In a despicable business practice, I received a message from a PR Firm representing Ingres. Now, I even wrote about the controversy that seems to have swept the open source community; but even my writings were not completely factually correct — I wrote that even if online backups were closed it was not necessarily the worst thing in the world. The actual parts of the online backup that are not open source and free are compression and encryption — that is all.
So really, we are talking about a very small part of backup. The last I saw most people used their own compressing (ie, | gzip -c) and encryption for backups. And honestly, I would rather use tried and true compression and encryption than something new that MySQL comes up with, so I do not even see most people wanting compression nor encryption.
But that’s besides the point. If Ingres thinks they can win customers over by swooping in when a controversy is happening, they are way more evil than I would ever have guessed. It’s not good business practice to do this kind of thing — it is cold, calculated, uncalled for, and just plain wrong.
As for my comments — firstly, MySQL did not make any particular “announcement”, and secondly, MySQL is already losing “feedback and contributions on its products from a large group of users in the community” because it does not have an easy way to get community patches committed to the source tree.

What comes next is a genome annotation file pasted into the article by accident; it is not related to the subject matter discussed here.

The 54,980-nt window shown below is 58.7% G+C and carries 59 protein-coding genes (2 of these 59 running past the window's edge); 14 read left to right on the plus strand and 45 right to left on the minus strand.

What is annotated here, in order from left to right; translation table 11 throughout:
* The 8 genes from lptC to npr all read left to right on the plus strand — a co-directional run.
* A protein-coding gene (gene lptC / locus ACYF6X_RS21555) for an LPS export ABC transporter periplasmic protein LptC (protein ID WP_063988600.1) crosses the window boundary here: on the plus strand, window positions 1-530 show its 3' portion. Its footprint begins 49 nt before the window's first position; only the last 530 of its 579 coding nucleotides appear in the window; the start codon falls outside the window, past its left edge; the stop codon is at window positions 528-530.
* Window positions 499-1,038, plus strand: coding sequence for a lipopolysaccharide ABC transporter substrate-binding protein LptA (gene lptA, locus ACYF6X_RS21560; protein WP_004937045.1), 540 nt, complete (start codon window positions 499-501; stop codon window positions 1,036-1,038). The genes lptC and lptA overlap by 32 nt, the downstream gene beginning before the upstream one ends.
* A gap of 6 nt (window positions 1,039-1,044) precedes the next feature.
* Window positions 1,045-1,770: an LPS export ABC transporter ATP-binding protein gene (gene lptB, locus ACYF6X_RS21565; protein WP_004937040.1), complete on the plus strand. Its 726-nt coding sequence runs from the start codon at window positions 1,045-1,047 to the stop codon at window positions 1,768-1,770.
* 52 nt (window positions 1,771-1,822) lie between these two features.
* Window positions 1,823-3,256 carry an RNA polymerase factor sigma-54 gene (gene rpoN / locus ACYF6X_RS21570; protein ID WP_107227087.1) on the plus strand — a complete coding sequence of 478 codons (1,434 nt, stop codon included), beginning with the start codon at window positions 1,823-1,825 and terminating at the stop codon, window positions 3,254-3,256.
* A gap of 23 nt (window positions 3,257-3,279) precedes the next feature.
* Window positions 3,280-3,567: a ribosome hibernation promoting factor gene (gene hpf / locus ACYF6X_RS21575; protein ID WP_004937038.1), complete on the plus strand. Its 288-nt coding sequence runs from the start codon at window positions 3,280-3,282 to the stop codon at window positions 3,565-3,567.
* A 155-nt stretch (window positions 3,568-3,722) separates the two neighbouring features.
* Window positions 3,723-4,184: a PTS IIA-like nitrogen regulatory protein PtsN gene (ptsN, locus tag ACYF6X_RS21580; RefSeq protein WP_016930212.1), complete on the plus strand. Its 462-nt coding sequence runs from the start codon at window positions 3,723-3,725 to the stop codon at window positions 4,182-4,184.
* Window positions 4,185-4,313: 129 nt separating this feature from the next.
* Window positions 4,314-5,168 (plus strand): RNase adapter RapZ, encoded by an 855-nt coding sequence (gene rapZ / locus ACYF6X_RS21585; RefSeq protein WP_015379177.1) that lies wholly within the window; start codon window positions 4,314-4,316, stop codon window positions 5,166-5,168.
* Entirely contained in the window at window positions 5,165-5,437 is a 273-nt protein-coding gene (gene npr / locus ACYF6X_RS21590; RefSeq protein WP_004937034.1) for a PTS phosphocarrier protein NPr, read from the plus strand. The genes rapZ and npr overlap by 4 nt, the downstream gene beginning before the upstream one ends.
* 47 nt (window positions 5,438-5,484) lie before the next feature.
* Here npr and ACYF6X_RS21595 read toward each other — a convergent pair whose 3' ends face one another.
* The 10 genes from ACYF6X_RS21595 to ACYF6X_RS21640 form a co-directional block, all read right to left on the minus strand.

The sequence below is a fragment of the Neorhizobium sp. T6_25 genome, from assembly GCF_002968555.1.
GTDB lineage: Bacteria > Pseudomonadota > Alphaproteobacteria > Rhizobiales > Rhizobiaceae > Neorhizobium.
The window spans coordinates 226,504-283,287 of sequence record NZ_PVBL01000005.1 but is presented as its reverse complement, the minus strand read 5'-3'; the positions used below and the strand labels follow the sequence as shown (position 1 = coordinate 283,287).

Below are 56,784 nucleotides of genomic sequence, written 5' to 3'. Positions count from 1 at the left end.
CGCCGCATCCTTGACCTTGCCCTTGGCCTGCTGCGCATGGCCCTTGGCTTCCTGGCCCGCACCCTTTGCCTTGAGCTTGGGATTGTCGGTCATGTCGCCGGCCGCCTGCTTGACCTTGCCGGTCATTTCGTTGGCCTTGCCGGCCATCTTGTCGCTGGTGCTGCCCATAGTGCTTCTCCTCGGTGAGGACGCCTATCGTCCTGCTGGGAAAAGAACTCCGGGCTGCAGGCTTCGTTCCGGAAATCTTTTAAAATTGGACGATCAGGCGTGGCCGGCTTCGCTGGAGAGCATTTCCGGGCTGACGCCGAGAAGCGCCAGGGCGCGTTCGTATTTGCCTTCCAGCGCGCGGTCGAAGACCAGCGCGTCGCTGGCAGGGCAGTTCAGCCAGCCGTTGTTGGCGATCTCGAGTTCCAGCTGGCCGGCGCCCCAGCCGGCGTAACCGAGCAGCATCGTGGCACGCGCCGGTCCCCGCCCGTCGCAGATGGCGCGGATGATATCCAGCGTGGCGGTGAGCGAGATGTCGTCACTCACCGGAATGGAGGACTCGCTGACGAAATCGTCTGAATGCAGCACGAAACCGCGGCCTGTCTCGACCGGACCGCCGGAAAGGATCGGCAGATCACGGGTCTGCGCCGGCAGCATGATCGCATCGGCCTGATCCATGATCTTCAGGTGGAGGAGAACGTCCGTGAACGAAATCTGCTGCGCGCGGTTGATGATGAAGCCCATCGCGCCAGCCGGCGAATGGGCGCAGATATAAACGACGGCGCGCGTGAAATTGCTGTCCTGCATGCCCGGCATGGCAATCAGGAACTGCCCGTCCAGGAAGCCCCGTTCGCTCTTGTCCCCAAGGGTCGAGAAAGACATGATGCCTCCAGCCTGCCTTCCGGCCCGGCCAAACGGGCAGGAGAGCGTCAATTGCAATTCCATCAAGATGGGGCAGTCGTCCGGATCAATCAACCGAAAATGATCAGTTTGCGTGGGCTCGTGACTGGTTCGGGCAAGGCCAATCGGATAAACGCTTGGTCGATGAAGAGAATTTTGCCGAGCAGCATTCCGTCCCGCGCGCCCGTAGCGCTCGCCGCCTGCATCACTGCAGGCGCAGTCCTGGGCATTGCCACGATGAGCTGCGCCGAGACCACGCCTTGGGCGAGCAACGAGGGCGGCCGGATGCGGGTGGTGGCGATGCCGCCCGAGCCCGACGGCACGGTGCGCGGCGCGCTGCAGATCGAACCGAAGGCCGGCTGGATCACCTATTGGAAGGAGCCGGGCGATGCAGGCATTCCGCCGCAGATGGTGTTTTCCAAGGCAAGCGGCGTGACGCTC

There is so much else that bothered me about the e-mail I received, so I will just copy it here for full context for readers:
Subject: Ingres' Thoughts on Today's MySQL Announcement and What it Means for the Open Source Community From: Lindsey Pappas <firstname.lastname@example.org> Date: Apr 15, 2008 5:33 PM Hi Sheeri, Did you see MySQL 's announcement on new features in MySQL Enterprise version of its product? This is interesting news for the open source community, as it appears that MySQL is moving away from true open source towards a proprietary model by not providing the same features in its community version. Ingres is a a leading provider of open source database management software and support services and views the news as the loss of a true competitor in the open source space. By doing this, MySQL will lose feedback and contributions on its products from a large group of users in the community. Costs will go up and quality will go down. Ingres is a believer in the true open source of its products. I can put you in touch with an executive at Ingres to hear thoughts on the news and what MySQL's announcement means for the future of the open source community, including comment on: Â· The benefits of open source solutions that are identical between community and enterprise, functionality should not differ between products, cost or version. Â· The importance of an online backup component for mission critical applications. Â· In a community where everyone benefits from the valuable contributions and feedback on new developments and innovations from other players, MySQLâ€™s move away from open source is a loss for the open source community. Please let me know if youâ€™d like to connect in the next day or so to discuss MySQLâ€™s announcement and where the open source community is headed. Thanks, Lindsey Lindsey Pappas Atomic Public Relations 8 California Street San Francisco, CA 94111 (415) 402-0230 email@example.com
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